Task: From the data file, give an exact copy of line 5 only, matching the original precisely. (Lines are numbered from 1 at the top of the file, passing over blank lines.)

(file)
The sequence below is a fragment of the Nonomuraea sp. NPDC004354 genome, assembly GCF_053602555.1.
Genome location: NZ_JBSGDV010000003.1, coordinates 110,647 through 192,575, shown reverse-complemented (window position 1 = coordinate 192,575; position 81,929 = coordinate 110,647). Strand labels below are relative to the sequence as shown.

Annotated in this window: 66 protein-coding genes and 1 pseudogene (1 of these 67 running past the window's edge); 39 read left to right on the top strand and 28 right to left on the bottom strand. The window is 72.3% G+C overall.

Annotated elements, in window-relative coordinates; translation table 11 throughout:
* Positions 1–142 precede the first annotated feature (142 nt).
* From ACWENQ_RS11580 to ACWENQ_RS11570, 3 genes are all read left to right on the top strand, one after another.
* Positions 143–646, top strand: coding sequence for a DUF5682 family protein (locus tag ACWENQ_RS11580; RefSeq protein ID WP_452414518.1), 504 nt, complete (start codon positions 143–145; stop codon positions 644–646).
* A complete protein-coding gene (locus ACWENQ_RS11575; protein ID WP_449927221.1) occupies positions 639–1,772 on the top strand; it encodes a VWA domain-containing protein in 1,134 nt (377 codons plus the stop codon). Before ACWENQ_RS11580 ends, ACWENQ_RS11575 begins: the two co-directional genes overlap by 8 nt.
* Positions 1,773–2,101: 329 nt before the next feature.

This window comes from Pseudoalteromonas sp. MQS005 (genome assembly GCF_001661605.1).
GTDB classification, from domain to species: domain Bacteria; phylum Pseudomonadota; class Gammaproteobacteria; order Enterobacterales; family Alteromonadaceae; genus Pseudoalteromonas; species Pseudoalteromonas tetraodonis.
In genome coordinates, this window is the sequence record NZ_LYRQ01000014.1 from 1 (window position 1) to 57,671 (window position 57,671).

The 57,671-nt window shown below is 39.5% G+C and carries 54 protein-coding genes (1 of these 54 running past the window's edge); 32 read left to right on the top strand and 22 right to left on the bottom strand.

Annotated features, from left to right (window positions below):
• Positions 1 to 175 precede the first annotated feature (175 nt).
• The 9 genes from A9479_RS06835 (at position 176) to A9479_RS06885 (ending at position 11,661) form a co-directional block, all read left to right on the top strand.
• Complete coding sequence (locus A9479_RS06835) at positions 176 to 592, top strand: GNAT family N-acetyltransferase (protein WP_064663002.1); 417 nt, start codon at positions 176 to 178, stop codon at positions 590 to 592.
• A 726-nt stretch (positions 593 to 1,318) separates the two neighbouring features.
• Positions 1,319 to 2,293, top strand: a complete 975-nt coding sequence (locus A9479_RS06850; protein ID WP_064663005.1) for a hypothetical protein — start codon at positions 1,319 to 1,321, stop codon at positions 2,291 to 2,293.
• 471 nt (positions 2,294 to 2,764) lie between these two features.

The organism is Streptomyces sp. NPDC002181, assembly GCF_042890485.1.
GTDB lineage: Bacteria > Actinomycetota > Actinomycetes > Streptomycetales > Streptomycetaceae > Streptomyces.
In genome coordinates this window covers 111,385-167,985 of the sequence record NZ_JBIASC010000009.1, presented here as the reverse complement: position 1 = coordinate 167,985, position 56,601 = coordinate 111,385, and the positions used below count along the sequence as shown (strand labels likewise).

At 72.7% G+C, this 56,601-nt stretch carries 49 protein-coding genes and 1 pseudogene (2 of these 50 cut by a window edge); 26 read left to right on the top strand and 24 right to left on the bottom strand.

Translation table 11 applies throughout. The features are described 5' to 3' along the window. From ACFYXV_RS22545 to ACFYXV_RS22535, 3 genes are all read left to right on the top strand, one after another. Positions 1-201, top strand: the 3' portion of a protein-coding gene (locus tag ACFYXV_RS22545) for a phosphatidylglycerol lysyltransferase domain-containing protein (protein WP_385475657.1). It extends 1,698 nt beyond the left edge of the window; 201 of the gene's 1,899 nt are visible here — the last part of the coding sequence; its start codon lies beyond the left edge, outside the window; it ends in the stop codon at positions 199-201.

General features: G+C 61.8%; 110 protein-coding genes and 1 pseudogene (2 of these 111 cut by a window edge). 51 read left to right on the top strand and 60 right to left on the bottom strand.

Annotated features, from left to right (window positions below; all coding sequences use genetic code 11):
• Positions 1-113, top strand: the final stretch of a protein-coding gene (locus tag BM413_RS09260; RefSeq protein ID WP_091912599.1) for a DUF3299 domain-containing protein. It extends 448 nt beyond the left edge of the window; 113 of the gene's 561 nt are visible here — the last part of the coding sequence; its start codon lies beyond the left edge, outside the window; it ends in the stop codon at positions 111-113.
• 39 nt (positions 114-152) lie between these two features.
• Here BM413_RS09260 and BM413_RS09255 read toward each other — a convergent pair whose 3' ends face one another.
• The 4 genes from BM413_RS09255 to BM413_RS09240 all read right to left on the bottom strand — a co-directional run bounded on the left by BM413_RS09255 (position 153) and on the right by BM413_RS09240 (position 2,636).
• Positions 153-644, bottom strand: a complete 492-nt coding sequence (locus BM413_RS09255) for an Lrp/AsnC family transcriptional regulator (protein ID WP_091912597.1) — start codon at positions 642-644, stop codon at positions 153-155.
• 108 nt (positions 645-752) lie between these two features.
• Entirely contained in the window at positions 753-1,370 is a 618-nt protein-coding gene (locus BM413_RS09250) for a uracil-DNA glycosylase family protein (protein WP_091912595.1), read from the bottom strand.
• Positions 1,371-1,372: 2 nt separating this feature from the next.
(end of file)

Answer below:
* Positions 1–142 precede the first annotated feature (142 nt).